If you're going to mix, you really need to be all one or all the other. I have seen passive and active coexist successfully in two ways (there are probably more):
  1. The two sources have different outputs (i.e. TRS jack and a splitter somewhere downstream);
  2. The two sources are never simultaneously active. This is how I've seen it done with folks who have, say, a passive neck pickup and an active bridge (Vinnie Vincent and I think Dave Mustaine used to do this). This works as long as each has its own controls and the selection is 'either/or'.
If you try to mix, the active circuit will load down the passive side. If you choose high-impedance controls for the active side, that fixes the loading problem but your controls will essentially work like on/off switches rather than volume and tone.

The easiest thing to do if you're going to mix is to put a buffer on the passive side, so it's all low-Z going out.
Only problem with buffering in a guitar is you loose the effect of the distributed capacitance of the cable that sweetens overdrive and makes things squeaky clean. I'd prefer to buffer after 20ft of cable if you really want it to sound right
 

Husky

Member
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11,816
Where shielding really helps is the ability to remove the hands from strings with no extra buzz or noise as well as RF and high freq noise and static from pickguards when the hand brushes across them. Properly done it is a good thing.
As far as aluminum
Check this out.
 
Last edited:

walterw

Platinum Supporting Member
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37,735
As far as aluminum
Check this out.
if i have this right, that's the effect of a crazy-strong neo-D magnet on a conductive but non-magnetic metal when it's moving across it. the moving magnetic field creates a current in the metal, said current creates its own magnetic field that always opposes the original magnetic field, bam you have a resistance to movement.

if you think about it, the copper wires in a pickup are not magnetically attractive, so why would pickup magnets even do anything? it's because moving magnetic fields create electricity, that electricity creates its own magnetic field.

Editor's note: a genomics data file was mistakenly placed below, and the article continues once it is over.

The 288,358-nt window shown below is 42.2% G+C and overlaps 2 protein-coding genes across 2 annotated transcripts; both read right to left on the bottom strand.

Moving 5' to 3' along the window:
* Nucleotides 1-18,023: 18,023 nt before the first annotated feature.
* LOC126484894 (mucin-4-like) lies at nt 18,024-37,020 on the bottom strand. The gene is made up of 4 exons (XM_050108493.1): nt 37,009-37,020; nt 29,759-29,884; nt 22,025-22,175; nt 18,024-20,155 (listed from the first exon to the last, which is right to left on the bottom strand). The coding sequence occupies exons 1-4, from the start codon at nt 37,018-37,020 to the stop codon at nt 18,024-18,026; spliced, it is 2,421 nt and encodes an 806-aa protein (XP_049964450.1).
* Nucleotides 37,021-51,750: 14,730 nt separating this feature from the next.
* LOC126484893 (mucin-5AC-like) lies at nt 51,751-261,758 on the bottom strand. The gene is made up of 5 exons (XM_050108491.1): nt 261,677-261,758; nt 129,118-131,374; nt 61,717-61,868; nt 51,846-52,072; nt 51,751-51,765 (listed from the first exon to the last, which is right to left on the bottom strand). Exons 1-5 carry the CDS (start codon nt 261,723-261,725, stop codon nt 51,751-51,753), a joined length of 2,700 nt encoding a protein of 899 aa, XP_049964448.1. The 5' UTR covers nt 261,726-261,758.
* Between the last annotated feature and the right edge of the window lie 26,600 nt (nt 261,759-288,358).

so if i'm right here, the aluminum guard (besides being slightly microphonic) is very conductive, so the pickup magnetic fields easily create eddy currents in it, and said eddy currents affect the pickup sound a little.

it's why you don't cover pickups in copper, the stuff is too conductive, too easily creating eddy currents that fight the original signal and dull the tone.

it's why brass tele neck covers sound duller than less conductive "nickel silver" covers like gibson uses.
 

Husky

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11,816
if i have this right, that's the effect of a crazy-strong neo-D magnet on a conductive but non-magnetic metal when it's moving across it. the moving magnetic field creates a current in the metal, said current creates its own magnetic field that always opposes the original magnetic field, bam you have a resistance to movement.

if you think about it, the copper wires in a pickup are not magnetically attractive, so why would pickup magnets even do anything? it's because moving magnetic fields create electricity, that electricity creates its own magnetic field.

so if i'm right here, the aluminum guard (besides being slightly microphonic) is very conductive, so the pickup magnetic fields easily create eddy currents in it, and said eddy currents affect the pickup sound a little.